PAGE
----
Here are some things the animals around Foley do to keep cool during a Minnesota summer…
Taking Turtle Naps!
Turtles are much more active in the summer and will awaken from their hibernation and emerge from lakes and ponds. The temperatures they love the most are between 70 and 85 degrees, but they will tolerate nighttime temperatures down into the ’50s. During the summer, they are seldom active during the mid-day heat and do most of their hunting and foraging during the cool, early morning hours. They can be found sunning themselves on rocks and logs during the hottest part of the day.
New Bear Hair!
The summer heat can be downright “unbearable” for us humans, so people often wonder how the black bears handle hot days with their fur coats. While people wear coats to keep warm, animals have fur not only to stay warm but to stay cool too! Much like dogs, bears do not sweat. They pant to dissipate heat and, they shed their thick and heavy winter undercoat to help them deal with the summer heat. The remaining hairs are lighter and longer, helping to insulate their bodies while keeping heat and direct sunlight from their skin. As they move, the longer, taller hairs float and sway allowing for cooler air to move along their body.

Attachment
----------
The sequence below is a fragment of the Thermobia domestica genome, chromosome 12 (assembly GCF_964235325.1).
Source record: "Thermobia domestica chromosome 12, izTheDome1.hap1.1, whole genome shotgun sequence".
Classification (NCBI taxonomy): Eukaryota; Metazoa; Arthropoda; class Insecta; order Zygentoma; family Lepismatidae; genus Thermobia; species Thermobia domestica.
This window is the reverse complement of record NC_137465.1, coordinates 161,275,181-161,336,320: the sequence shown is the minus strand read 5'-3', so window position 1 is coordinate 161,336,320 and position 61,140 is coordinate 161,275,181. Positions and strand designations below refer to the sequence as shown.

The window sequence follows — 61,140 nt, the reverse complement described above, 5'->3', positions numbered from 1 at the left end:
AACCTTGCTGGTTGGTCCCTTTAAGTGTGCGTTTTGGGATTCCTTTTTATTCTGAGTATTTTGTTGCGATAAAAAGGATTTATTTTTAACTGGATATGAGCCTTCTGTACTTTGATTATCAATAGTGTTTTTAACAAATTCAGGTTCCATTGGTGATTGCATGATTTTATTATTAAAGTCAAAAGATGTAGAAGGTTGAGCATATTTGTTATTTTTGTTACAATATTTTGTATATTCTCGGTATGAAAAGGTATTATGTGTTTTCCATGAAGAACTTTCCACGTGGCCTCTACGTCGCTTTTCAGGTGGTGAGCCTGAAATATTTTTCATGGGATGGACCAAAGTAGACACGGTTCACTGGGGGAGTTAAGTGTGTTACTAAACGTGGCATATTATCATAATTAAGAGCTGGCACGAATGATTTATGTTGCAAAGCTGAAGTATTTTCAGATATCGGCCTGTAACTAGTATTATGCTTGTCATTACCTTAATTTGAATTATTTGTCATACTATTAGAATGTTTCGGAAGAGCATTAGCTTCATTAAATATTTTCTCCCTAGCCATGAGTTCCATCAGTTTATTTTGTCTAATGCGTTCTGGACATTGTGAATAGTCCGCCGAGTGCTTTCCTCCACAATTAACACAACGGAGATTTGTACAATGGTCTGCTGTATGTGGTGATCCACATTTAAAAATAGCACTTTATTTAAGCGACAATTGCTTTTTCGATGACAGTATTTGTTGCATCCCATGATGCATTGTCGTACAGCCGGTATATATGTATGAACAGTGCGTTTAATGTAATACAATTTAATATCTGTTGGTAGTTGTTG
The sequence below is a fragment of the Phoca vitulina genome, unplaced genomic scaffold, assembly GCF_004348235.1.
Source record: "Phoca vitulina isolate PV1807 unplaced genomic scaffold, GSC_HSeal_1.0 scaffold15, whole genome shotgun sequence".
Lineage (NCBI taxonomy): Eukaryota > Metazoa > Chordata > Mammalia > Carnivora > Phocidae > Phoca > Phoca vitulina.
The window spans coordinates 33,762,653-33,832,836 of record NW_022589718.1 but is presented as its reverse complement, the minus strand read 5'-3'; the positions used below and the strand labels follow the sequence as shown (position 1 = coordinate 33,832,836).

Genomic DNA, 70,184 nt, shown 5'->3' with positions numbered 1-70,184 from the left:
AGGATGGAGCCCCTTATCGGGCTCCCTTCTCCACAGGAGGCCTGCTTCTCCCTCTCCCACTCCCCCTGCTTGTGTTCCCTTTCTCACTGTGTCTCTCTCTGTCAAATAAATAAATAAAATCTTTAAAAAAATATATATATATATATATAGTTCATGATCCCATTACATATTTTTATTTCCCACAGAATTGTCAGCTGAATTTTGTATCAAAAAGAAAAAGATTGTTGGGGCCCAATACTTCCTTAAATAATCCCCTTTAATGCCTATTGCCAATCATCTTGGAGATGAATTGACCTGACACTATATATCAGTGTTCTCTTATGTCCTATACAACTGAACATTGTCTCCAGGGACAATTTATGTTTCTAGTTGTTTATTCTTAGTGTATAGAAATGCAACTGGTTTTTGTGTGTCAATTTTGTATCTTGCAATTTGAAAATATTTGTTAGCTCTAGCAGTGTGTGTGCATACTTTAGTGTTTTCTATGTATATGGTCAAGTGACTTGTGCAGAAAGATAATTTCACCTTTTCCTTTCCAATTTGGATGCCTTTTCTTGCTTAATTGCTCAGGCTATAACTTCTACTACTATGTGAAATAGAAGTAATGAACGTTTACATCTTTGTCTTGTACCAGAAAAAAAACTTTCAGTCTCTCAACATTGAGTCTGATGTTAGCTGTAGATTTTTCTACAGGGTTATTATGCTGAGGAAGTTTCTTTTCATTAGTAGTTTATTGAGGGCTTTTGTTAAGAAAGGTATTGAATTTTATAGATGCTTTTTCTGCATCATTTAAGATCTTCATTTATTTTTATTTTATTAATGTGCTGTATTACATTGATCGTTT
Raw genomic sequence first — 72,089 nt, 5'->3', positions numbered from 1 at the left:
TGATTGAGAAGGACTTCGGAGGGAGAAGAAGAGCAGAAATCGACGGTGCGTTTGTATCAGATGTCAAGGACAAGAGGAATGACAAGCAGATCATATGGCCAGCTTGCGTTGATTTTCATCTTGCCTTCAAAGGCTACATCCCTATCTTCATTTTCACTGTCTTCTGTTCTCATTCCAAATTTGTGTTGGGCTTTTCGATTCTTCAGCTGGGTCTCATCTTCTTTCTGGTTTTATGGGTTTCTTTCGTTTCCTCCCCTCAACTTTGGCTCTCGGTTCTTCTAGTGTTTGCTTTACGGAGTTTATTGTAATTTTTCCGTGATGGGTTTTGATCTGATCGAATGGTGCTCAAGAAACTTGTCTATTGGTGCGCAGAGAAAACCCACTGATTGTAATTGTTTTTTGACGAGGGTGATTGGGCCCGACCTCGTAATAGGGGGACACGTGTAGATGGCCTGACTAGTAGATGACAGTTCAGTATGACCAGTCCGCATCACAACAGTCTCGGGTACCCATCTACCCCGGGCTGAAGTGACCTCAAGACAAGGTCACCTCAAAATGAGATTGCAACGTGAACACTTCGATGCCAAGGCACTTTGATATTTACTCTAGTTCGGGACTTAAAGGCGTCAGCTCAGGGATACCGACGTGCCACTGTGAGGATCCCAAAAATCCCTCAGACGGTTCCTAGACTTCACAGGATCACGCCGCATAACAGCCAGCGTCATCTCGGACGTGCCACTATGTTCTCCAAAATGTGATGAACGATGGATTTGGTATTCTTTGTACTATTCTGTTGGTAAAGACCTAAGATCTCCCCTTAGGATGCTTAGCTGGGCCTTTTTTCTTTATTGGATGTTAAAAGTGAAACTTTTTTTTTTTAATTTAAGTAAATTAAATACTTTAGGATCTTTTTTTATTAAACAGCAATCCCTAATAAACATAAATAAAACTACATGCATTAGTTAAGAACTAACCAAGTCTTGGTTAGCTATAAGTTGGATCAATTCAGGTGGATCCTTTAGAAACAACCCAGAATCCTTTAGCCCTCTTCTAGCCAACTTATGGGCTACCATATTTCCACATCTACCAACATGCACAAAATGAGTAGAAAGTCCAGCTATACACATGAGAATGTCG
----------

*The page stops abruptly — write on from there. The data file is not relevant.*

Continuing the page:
Like the bear, deer shed a lot of their thick coat in preparation for summer. They also pant to help heat escape their body. But by far the “coolest” way a deer keeps itself cool is with its ears. A deer’s ears are hairless in the summer to allow heat to escape from the body and speed up the cooling process.
Yes, just like humans, squirrels can also sweat when they get really hot. Squirrels have sweat glands in between the pads at the bottom of their feet and in between their toes, By sweating through their feet, they’re able to cool themselves off. They also chill out through respiration, panting like other animals we discussed.
Eagles Soaring Above
Eagles often soar at higher altitudes on the hottest days. While this does not get them out of the sun, the air temperatures are much colder at great altitude, which keeps the birds cooler. They can also be found in shady areas during the hottest times of the year, particularly near water sources and low to the ground. The more layers of branches and leaves above the ground, the more heat will be absorbed and the cooler the shade will be.
We are lucky at Camp Foley to have a lake and lovely tall trees to keep us cool, but maybe we can learn something from these animals too!